|Superclasses:||all carbohydrates → a carbohydrate → a glycan → a polysaccharide → hemicellulose|
Xylan is a general name given for polysaccharides composed of xylose residues. It is the principal type of hemicellulose in plant biomass representing the second most abundant polysaccharide in the biosphere after cellulose [Schadel10].
The most common form of xylan is a (1→4)-β-D-xylan, which is found in the cell walls of plants and some algae. Pure (1→4)-β-D-xylan is uncommon. In most cases it is decorated with additional sugars, in the form of arabinoxylan, glucuronoxylan, glucuronoarabinoxylan or arabinoglucuronoxylan.
The secondary hydroxyl groups on xylose carbons 2 and 3 can be substituted by a number of residues, the type and degree of substitution depending on xylan's botanical source. Arabinose and glucuronic acid are linked to the backbone by glycosidic bonds. Other substituents form ester bonds: acetate groups are bound directly to the backbone, while cinnamoyl (feruloyl and coumaroyl) residues are linked to the side chain arabinoses [Joseleau92].
Due to its heterogeneous structure, the biodegradation of xylan requires the concerted action of a complex set of enzymes [Gordillo06]. These enzymes are mainly extracellular and are secreted by numerous fungi and bacteria [Biely85]. The endoxylanases and β xylosidases hydrolyze the main chain; the former generating short chain oligosaccharides and the latter acting on these products to liberate xylose. The side chains are hydrolyzed by glycanases, α-glucuronidases, acetyl xylan esterases and feruloyl esterases [deVries01].
(1->3)-β-D-xylan is found only in cell walls of some red and green algae.
Reactions known to consume the compound:
Not in pathways:
a polysaccharide + H2O → an oligosaccharide
Reactions known to produce the compound:
Carpita93: Carpita NC, Gibeaut DM (1993). "Structural models of primary cell walls in flowering plants: consistency of molecular structure with the physical properties of the walls during growth." Plant J 3(1);1-30. PMID: 8401598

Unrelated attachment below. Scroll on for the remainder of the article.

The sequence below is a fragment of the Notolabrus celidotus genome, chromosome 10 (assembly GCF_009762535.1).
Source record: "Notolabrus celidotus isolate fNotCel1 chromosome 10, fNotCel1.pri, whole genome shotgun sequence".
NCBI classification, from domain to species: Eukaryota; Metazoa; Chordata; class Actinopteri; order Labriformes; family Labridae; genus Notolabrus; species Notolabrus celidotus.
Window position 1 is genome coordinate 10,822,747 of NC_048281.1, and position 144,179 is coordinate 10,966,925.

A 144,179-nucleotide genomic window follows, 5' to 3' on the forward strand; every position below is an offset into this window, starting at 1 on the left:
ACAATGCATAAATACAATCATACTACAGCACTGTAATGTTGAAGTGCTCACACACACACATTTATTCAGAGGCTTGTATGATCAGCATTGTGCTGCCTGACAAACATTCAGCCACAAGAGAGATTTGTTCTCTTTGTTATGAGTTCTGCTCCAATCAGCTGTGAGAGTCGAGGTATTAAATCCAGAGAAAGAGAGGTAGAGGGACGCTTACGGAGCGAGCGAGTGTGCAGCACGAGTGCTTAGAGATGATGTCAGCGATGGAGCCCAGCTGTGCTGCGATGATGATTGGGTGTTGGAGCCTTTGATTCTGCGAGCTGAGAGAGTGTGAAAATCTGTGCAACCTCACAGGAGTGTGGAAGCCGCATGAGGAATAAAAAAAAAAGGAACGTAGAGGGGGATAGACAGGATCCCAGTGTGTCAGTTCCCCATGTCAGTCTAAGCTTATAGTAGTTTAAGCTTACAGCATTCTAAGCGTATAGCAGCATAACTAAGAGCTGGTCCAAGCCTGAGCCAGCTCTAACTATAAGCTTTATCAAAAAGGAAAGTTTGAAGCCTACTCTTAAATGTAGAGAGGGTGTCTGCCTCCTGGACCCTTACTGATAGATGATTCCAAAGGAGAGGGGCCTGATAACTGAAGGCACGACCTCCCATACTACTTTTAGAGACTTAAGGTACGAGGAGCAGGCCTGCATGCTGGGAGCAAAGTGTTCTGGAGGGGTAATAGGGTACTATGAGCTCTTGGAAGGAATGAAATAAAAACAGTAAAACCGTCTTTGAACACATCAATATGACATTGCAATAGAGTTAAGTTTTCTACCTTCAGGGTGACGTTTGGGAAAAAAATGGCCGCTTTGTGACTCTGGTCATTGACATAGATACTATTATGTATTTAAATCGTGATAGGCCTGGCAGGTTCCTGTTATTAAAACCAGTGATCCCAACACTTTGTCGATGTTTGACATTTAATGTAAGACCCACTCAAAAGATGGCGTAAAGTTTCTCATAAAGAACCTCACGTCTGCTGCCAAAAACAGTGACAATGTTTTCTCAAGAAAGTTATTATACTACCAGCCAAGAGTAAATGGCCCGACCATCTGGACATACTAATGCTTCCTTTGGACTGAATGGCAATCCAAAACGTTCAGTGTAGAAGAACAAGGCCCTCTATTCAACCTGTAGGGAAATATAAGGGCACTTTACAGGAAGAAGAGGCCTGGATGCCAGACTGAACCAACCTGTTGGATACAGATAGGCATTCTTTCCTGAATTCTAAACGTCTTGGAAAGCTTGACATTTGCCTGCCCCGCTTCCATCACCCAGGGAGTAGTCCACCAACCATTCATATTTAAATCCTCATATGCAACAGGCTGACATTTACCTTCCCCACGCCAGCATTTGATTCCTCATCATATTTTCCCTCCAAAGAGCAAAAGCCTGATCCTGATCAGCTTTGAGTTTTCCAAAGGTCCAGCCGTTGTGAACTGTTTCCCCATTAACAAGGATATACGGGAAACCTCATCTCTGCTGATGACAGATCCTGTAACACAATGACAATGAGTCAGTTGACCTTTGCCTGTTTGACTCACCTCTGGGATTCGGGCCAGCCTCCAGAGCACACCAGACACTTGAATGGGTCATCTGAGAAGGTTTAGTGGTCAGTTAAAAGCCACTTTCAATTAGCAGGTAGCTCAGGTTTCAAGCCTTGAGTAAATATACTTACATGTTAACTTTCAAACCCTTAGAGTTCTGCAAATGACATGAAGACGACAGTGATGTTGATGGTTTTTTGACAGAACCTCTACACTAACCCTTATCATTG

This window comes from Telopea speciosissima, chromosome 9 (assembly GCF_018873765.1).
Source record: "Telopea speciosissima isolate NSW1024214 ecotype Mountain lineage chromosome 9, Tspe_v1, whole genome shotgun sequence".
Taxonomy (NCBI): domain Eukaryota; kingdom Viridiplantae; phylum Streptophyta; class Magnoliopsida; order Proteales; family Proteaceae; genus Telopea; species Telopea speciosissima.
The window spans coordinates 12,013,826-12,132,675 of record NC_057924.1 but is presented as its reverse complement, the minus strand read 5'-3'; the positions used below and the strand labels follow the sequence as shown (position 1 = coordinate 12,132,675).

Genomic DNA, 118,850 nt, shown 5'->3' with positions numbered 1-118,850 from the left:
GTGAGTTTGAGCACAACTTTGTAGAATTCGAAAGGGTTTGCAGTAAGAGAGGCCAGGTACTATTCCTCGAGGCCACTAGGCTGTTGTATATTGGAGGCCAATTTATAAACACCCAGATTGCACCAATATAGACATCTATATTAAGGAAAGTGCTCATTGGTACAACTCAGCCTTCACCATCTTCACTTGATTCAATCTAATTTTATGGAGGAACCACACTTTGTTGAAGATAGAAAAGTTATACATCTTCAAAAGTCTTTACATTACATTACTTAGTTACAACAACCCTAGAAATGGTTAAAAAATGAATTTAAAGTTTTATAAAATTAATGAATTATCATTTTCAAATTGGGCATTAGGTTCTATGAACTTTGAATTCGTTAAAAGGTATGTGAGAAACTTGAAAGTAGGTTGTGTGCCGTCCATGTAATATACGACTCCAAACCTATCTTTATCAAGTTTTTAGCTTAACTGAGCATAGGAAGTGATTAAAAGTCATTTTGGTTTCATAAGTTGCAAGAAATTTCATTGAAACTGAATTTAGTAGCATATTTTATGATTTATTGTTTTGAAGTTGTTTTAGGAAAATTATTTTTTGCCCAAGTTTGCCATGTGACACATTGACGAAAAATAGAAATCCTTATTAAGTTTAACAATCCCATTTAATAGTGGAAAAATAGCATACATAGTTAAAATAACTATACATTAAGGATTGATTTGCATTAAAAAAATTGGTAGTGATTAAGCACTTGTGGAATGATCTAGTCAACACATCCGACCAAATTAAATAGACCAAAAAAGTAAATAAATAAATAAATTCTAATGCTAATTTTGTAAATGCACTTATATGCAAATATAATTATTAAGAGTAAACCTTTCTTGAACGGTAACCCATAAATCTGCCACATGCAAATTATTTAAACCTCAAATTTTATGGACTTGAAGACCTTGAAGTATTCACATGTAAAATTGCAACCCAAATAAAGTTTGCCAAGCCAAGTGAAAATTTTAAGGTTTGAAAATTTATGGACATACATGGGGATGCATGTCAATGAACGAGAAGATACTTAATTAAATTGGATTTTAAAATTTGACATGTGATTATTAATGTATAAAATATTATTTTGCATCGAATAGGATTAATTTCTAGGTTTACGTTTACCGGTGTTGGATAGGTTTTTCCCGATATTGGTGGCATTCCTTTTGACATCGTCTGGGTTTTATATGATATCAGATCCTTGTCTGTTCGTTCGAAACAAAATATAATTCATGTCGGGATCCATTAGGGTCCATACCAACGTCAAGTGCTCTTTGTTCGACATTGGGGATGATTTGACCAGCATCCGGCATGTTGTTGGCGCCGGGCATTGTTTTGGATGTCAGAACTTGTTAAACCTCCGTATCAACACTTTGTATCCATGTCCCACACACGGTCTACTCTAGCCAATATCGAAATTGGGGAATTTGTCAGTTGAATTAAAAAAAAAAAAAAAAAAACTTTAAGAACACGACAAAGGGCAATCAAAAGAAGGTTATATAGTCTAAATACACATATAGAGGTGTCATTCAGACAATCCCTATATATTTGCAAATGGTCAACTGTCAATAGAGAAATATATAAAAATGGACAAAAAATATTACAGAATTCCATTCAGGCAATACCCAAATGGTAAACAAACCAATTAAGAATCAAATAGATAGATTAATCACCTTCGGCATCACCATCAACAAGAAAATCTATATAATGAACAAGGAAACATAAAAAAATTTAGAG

Gordillo06: Gordillo F, Caputo V, Peirano A, Chavez R, Van Beeumen J, Vandenberghe I, Claeyssens M, Bull P, Ravanal MC, Eyzaguirre J (2006). "Penicillium purpurogenum produces a family 1 acetyl xylan esterase containing a carbohydrate-binding module: characterization of the protein and its gene." Mycol Res 110(Pt 10);1129-39. PMID: 17008082
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Schadel10: Schadel C, Richter A, Blochl A, Hoch G (2010). "Hemicellulose concentration and composition in plant cell walls under extreme carbon source-sink imbalances." Physiol Plant 139(3);241-55. PMID: 20113432
SchooneveldBerg99: Schooneveld-Bergmans, M.E. F., Dignum, M. J. W., Grabber, J. H.., Beldman, G., Voragen, A. G. J. (1999). "Studies on the oxidative cross-linking of feruloylated arabinoxylans from wheat flour and wheat bran." Carbohydrate Polymers 38:309-317.
Vignon98: Vignon, M. R., Gey, C. (1998). "Isolation, 1H and 13C NMR studies of (4-O-methyl-D-glucurono)-D-xylans from luffa fruit fibres, jute bast fibres and mucilage of quince tree seeds." Carbohydrate Research 307(1-2):107-111.
Yamagaki96: Yamagaki, T., Maeda, M., Kabazawa, K., Ishizuka, Y, Nakanishi, H. (1996). "Structures of Caulerpa cell wall microfibril xylan with detection of ?-1,3-xylooligosaccharides as revealed by matrix-assisted laser desorption ionization/time of flight/mass spectrometry." Biosci. Biotech. Biochem. 60, 1222-1228.
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